Viennese quantum researchers from the Austrian Academy of Sciences have in collaboration with the AIT, achieved for the first time a quantum-physically encrypted network between four active participants. This scientific breakthrough has been honored with a cover story in the journal “Nature”.

Alice and Bob are going to have company. Until now, quantum cryptographic encrypted communication has taken place primarily between two active participants, usually called Alice and Bob. This has been a major shortcoming for use in modern networks, which must allow simultaneous communication between countless active participants.

Researchers at the Institute for Quantum Optics and Quantum Information of the Austrian Academy of Sciences, in Vienna, have now overcome this hurdle. In a quantum physics experiment, they worked together with the Austrian Institute of Technology (AIT) to connect four participants within a quantum network, such that each of them could exchange encrypted messages with any other participant. This represents a milestone on the way to a quantum encrypted Internet.
Tap-proof communication between multiple users

The quantum Internet of the future should enable completely tap-proof communication between users worldwide. Instead of strong light signals used in classical communication technology, individual light particles (photons) are used to generate a cryptographic key. With this, data can then be encrypted and sent using classical techniques. If the recipient has the same key, they can decipher the data. The security of this process is based on a law of quantum mechanics: it is impossible to copy the state of a single light particle error-free. And if somebody tries, it generates errors in the transmission and blows their cover. By contrast, in a conventional network, messages can be copied indefinitely without leaving a trace.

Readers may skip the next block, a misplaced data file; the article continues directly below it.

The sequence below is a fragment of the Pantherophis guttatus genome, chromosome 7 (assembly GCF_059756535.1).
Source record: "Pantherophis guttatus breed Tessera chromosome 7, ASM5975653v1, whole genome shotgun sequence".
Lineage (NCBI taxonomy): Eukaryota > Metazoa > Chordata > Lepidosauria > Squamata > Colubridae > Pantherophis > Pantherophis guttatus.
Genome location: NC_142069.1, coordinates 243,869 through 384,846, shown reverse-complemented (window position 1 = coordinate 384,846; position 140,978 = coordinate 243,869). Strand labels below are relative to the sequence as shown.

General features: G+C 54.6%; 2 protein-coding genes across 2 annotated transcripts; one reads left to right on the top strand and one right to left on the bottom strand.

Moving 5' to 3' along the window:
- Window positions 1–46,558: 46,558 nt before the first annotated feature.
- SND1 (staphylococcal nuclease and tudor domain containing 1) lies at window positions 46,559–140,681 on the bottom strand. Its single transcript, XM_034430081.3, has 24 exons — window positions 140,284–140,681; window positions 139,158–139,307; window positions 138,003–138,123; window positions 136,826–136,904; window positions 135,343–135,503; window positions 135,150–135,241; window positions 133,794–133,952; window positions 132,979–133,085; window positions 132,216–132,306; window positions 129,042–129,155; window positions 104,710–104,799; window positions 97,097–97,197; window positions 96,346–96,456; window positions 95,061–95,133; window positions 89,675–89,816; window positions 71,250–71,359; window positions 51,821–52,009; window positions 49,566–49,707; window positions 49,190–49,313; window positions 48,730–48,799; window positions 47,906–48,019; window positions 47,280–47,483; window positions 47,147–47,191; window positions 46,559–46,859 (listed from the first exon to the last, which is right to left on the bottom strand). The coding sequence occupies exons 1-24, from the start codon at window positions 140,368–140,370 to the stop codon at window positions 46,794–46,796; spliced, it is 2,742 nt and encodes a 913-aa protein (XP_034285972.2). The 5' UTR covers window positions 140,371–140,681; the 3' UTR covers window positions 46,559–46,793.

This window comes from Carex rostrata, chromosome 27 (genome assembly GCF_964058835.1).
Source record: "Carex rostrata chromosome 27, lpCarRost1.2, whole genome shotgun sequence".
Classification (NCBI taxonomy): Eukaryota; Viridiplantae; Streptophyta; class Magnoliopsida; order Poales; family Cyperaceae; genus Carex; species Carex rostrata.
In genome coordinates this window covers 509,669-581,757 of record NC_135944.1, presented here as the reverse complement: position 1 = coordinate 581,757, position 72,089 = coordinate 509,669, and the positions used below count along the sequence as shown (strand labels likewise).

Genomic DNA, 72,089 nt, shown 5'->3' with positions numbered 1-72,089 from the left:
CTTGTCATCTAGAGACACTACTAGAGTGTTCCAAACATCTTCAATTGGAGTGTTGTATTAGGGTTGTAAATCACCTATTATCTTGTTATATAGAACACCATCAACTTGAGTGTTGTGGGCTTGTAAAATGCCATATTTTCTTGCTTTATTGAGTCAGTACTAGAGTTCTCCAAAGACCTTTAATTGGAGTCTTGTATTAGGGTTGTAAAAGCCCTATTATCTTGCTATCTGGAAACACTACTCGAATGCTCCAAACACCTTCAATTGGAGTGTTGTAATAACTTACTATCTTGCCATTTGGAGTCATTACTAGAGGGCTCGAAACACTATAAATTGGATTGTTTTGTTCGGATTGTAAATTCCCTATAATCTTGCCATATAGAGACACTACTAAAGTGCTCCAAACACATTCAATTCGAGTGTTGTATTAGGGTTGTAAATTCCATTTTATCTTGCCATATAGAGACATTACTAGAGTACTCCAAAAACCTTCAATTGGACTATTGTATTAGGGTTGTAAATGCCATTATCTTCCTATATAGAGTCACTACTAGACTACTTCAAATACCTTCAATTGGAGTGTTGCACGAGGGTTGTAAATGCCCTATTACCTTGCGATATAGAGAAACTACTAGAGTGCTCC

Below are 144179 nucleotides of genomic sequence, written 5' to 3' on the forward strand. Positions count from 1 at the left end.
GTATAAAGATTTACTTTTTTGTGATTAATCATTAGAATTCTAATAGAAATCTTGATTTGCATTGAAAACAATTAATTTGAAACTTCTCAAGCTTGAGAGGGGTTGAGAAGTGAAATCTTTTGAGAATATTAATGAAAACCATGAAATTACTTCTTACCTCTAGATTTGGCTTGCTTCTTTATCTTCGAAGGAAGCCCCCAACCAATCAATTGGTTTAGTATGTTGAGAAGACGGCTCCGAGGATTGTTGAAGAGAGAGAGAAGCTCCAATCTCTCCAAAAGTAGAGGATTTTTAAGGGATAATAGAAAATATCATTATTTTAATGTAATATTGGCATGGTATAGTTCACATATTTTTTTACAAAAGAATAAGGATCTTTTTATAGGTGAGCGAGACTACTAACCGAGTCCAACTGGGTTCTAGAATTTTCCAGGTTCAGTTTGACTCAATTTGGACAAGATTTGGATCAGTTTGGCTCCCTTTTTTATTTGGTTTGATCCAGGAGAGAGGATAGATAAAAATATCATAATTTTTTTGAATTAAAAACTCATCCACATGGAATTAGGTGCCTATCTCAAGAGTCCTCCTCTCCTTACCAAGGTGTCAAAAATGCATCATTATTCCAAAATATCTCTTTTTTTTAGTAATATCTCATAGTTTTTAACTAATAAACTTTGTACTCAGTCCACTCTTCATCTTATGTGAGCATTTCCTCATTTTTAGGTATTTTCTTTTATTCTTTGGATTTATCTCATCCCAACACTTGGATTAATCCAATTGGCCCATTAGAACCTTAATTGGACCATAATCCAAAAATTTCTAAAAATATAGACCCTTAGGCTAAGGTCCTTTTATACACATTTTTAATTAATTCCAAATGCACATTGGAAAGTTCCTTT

How to use quantum cryptography in networks is known in principle, explains Rupert Ursin, quantum physicist and group leader at the Austrian Academy of Sciences. "However, so far, this has only been experimentally implemented with great restrictions," continues the co-author of the study now published in "Nature". In most cases, previous quantum networks were only able to connect two active participants with guaranteed security. By contrast, highly complex and error-prone hardware setups were required to connect several participants, ultimately allowing only limited communication links.
New architecture for quantum network
The Viennese researchers have now found a way around this restriction by designing a new network architecture and putting it to the test in an experiment. They connected four participants in a quantum network and supplied them from a single source with individual light particles. At the source, the photons were generated in pairs with an unknown, but identical polarization (polarization denotes the oscillation direction of the photons).
Sören Wengerowsky, first author of the study, describes the next steps of the experiment: "The photon pairs are generated as in a rainbow, which allows us to distribute them unambiguously among the participants. Each participant then makes a measurement of the polarization of their photon." Although the result of this measurement is random for each participant according to the laws of quantum physics, it is always identical for both parts of a photon pair. Thanks to this entanglement, all participants in the network can create cryptographic keys with each other and use them for tap-proof communication.
"A decisive advantage of this architecture is its flexibility," emphasizes Ursin. "We are thus able to integrate new communication partners into the quantum network with minimal intervention. This shows that quantum networks can become reality – for everyone. "
In the future, it will be possible to set up such comprehensive networks that all users, even over long distances, will be able to communicate with each other without the risk of eavesdropping. This is a prerequisite for the development of a quantum Internet. In further experiments, the researchers now aim to demonstrate the expandability of the new quantum network architecture. In the global race to develop a quantum Internet, at least one thing is clear: Alice and Bob will soon be able to network.